A synthetic antifreeze protein gene was expressed in plants and reduced electrolyte leakage from the leaves at freezing temperatures. The synthetic AFP was expressed as a fusion to a signal peptide, directing it to the extracytoplasmic space where ice crystallization first occurs. The gene was introduced to Solanum tuberosum L. cv. Russet Burbank by Agrobacterium-mediated transformation. Transformants were identified by PCR screening and expression of the introduced protein was verified by immunoblot. Electrolyte-release analysis of transgenic plant leaves established a correlation between the level of transgenic protein expression and degree of tolerance to freezing. This is the first identification of a phenotype associated with antifreeze protein expression in plant tissue.
Plant Molecular Biology – Springer Journals
Published: Sep 30, 2004
It’s your single place to instantly
discover and read the research
that matters to you.
Enjoy affordable access to
over 18 million articles from more than
15,000 peer-reviewed journals.
All for just $49/month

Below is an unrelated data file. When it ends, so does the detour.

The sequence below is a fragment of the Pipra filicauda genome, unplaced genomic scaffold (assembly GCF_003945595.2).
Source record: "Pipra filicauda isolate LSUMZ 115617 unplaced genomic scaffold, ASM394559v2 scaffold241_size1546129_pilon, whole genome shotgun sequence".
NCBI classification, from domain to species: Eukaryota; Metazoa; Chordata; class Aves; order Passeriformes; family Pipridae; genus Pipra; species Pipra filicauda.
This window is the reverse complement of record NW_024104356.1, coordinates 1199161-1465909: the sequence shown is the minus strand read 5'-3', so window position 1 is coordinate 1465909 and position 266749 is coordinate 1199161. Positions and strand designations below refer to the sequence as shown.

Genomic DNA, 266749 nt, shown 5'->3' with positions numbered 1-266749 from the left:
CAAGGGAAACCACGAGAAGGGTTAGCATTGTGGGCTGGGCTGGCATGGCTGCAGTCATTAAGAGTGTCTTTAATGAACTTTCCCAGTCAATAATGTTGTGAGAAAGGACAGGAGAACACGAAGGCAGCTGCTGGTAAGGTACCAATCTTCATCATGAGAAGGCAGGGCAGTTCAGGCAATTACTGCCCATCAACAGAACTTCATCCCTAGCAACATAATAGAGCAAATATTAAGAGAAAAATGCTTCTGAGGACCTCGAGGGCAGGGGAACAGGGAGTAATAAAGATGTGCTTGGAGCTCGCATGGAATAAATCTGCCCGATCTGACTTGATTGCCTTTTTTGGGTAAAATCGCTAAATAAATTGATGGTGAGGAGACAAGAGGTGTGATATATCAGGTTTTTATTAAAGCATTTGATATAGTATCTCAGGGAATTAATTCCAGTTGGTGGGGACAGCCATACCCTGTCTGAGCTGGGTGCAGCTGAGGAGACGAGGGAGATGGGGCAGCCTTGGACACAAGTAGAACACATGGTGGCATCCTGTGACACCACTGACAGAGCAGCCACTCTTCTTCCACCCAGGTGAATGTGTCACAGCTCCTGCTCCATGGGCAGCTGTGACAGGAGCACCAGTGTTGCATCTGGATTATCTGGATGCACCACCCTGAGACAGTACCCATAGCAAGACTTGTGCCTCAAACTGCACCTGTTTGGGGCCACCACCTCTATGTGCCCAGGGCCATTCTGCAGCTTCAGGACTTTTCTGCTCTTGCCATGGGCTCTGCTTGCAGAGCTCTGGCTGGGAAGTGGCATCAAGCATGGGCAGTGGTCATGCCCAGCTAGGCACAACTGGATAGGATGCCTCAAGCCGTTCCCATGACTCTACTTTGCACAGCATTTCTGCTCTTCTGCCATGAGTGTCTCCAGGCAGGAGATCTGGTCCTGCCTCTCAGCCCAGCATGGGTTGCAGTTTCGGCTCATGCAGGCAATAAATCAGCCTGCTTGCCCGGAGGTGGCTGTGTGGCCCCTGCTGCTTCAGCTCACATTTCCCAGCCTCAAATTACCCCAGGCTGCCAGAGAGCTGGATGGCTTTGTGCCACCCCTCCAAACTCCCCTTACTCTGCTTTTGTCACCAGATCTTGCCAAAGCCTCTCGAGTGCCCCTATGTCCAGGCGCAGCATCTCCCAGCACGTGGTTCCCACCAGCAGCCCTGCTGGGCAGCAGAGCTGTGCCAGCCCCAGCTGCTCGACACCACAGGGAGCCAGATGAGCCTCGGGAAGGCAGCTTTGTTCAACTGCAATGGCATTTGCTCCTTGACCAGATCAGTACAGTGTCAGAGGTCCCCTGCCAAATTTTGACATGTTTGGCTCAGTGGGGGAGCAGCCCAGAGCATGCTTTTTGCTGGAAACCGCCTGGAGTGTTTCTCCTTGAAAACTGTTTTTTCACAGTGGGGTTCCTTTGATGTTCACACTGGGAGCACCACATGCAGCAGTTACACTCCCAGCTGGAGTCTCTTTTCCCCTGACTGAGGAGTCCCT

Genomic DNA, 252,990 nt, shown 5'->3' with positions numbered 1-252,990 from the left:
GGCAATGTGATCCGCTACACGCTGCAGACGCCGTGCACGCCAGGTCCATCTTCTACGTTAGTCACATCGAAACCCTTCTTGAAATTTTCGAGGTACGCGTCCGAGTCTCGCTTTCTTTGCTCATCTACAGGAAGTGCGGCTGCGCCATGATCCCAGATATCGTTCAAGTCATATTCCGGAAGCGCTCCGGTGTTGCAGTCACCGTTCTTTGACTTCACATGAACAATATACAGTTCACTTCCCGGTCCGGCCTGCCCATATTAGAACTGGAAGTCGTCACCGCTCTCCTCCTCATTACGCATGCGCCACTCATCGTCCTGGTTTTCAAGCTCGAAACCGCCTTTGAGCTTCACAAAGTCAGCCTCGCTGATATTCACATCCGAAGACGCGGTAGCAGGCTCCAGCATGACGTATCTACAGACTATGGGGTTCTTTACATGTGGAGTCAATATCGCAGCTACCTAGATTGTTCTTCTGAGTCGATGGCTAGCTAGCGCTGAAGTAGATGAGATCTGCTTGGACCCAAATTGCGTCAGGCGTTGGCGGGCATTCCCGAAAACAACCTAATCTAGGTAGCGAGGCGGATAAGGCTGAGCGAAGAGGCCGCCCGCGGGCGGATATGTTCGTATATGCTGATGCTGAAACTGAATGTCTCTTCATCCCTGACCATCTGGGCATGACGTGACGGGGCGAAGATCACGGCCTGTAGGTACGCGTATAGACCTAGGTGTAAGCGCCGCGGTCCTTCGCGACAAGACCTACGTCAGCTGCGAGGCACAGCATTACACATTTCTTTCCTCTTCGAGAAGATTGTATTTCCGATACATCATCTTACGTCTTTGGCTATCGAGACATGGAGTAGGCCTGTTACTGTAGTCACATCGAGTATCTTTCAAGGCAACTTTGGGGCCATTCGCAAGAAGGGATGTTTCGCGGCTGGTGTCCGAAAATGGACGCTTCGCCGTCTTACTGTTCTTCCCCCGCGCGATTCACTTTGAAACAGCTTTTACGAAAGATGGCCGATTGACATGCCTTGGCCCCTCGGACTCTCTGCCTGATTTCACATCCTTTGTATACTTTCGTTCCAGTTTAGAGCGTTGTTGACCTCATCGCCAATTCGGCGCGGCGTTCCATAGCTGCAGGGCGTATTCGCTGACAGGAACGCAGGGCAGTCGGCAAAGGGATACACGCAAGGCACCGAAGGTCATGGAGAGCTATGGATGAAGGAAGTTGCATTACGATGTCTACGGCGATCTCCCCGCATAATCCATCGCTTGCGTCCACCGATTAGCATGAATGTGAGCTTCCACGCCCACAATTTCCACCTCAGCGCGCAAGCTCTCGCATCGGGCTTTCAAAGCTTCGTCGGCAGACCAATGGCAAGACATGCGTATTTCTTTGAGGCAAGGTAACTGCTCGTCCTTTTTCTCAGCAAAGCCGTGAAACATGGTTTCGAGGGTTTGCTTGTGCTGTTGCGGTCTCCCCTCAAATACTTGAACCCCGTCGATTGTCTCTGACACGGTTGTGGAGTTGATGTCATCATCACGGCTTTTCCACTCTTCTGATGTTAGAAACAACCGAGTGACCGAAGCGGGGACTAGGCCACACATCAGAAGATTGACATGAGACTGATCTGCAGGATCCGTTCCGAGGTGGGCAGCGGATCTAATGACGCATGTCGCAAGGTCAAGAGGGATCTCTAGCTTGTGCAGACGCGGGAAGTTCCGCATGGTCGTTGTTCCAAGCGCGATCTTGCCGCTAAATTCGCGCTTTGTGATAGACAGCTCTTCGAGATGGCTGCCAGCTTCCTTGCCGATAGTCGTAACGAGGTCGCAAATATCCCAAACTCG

Query the DeepDyve database, plus search all of PubMed and Google Scholar seamlessly
Save any article or search result from DeepDyve, PubMed, and Google Scholar... all in one place.
Get unlimited, online access to over 18 million full-text articles from more than 15,000 scientific journals.
Read from thousands of the leading scholarly journals from SpringerNature, Elsevier, Wiley-Blackwell, Oxford University Press and more.
All the latest content is available, no embargo periods.
“Hi guys, I cannot tell you how much I love this resource. Incredible. I really believe you've hit the nail on the head with this site in regards to solving the research-purchase issue.”Daniel C.
“Whoa! It’s like Spotify but for academic articles.”@Phil_Robichaud
“I must say, @deepdyve is a fabulous solution to the independent researcher's problem of #access to #information.”@deepthiw
“My last article couldn't be possible without the platform @deepdyve that makes journal papers cheaper.”@JoseServera